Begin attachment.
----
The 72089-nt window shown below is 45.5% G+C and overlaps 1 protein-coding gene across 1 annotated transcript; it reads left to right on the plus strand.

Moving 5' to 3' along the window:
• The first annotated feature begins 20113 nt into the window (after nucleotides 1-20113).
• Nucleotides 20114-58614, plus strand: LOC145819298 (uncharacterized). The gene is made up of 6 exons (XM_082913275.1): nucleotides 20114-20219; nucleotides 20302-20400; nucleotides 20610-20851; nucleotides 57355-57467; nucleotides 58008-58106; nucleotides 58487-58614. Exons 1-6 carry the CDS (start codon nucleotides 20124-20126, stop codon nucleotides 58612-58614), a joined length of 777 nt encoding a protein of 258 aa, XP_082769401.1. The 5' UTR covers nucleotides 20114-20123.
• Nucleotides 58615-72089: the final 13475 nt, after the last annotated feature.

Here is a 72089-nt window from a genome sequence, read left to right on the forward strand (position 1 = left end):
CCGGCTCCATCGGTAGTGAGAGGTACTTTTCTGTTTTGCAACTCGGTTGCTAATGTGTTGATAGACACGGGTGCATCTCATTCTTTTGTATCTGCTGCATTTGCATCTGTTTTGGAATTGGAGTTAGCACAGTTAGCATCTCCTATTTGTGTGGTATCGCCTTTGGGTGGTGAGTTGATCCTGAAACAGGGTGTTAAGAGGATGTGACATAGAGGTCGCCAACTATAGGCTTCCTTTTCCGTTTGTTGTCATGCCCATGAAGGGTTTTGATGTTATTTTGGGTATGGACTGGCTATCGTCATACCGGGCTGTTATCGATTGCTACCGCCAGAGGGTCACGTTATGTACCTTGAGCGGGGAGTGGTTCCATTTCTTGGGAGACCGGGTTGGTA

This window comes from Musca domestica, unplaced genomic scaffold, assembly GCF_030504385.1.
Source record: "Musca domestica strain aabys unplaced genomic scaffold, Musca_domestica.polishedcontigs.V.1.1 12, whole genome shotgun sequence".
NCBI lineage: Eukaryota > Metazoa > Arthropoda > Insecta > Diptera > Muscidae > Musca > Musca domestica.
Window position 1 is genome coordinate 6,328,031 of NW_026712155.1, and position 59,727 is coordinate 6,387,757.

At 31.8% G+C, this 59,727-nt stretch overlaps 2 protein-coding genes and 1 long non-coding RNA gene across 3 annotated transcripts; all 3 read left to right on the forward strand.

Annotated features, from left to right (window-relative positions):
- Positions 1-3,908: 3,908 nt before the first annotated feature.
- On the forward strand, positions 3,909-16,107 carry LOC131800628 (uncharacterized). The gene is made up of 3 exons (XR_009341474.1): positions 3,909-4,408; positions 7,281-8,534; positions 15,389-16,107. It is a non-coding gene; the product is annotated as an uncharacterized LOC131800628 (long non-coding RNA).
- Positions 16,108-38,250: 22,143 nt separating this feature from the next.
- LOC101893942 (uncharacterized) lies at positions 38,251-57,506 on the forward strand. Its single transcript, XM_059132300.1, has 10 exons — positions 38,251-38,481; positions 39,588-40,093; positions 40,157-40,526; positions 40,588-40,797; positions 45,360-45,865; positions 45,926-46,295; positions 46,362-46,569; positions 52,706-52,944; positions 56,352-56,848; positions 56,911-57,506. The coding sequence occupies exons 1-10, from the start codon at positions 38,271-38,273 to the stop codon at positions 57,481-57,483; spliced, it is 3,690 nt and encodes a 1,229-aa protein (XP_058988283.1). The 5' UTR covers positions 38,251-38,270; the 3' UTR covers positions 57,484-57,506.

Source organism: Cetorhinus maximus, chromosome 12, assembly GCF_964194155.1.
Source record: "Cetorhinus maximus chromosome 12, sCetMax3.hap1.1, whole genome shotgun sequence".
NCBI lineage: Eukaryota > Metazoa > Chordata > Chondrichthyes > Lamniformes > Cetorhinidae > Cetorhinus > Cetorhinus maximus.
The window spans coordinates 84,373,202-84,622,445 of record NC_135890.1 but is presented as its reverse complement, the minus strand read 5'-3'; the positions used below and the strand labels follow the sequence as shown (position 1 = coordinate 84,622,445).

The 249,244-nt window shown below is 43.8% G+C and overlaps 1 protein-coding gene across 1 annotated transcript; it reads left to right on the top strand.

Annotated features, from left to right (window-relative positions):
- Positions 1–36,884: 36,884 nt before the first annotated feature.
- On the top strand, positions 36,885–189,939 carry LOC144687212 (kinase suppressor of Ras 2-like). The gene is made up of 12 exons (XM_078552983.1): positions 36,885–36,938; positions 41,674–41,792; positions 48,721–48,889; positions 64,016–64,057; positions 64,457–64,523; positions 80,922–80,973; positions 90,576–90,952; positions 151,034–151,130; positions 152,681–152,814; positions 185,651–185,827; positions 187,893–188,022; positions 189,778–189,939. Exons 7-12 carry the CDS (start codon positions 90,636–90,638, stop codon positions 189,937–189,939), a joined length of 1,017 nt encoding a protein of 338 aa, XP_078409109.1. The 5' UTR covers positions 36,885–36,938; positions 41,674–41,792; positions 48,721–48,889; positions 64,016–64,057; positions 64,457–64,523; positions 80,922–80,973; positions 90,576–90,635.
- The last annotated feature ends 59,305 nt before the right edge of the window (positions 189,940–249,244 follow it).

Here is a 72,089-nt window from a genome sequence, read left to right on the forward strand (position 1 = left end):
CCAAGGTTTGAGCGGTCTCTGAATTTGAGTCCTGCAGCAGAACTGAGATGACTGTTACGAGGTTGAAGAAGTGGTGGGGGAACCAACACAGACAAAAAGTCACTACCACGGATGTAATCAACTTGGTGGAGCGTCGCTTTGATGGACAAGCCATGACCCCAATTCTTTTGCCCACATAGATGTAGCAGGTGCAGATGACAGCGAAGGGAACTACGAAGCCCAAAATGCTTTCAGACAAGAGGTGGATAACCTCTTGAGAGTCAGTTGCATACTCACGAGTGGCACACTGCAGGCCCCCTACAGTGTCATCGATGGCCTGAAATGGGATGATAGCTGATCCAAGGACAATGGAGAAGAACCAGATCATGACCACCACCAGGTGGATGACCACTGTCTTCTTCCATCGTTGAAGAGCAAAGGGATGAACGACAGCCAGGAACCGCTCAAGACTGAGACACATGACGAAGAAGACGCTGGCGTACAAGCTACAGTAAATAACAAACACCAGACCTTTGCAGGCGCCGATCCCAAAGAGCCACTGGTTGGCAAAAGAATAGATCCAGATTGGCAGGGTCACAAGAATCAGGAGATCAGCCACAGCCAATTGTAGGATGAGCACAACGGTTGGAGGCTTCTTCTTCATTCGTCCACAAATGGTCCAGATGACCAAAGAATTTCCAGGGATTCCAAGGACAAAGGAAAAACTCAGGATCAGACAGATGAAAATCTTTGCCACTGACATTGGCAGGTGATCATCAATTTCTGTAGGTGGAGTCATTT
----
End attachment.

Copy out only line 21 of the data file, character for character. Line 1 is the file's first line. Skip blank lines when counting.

The window spans coordinates 84,373,202-84,622,445 of record NC_135890.1 but is presented as its reverse complement, the minus strand read 5'-3'; the positions used below and the strand labels follow the sequence as shown (position 1 = coordinate 84,622,445).